Identifying when and where people overeat is important for intervention design, yet little is known about how unhealthy behaviours unfold in real life.
To track the activities, social contexts and locations that co-occur with unhealthy snacking.
Sixty-four adults (49F, mean age = 38.6 years) used electronic diaries to record snacking, location, social context and current activity every waking hour over 7 days. The proportion of snacking episodes that co-occurred with each location/activity/context was calculated by group and individual.
Over the group, snacking was most frequent whilst socialising (19.9% of hours spent socialising) or using the TV/computer (19.7%), when with friends (16.7%) and when at home (15.3%). All intra-class correlation statistics for cued behaviour were low, indicating the importance of within-person variability. There were marked individual differences between people in what constituted a ‘typical’ context for snacking.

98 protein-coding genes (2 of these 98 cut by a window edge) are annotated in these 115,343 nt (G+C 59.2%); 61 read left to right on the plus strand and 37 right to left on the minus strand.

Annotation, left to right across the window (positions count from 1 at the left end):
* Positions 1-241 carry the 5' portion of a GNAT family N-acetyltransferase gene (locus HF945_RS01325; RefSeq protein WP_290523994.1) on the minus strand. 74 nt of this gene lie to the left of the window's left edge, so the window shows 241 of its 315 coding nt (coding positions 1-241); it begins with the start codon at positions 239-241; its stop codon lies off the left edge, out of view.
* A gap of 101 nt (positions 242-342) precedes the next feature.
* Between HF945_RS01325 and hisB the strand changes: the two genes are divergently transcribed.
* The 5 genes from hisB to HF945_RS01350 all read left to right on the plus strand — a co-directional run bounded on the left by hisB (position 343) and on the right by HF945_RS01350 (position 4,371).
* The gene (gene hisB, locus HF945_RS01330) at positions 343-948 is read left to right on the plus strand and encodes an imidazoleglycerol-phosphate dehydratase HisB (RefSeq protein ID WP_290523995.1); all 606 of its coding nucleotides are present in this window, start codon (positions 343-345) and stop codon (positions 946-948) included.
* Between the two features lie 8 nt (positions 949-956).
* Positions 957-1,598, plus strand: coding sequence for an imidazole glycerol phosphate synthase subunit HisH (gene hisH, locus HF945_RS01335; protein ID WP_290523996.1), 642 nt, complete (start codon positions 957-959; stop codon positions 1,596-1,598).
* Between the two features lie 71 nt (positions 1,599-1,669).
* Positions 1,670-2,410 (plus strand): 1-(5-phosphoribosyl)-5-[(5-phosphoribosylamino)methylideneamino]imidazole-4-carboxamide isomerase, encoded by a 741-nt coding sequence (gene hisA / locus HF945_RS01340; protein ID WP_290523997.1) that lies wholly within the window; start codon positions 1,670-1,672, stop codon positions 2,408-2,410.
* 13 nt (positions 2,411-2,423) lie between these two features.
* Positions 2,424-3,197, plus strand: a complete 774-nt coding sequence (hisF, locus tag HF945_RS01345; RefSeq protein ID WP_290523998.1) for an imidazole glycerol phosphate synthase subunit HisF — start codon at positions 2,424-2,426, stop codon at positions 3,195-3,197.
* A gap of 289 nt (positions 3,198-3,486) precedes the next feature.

People show substantial differences in the contexts in which they snack. Tailoring interventions to these individual patterns of behaviour may improve intervention efficacy.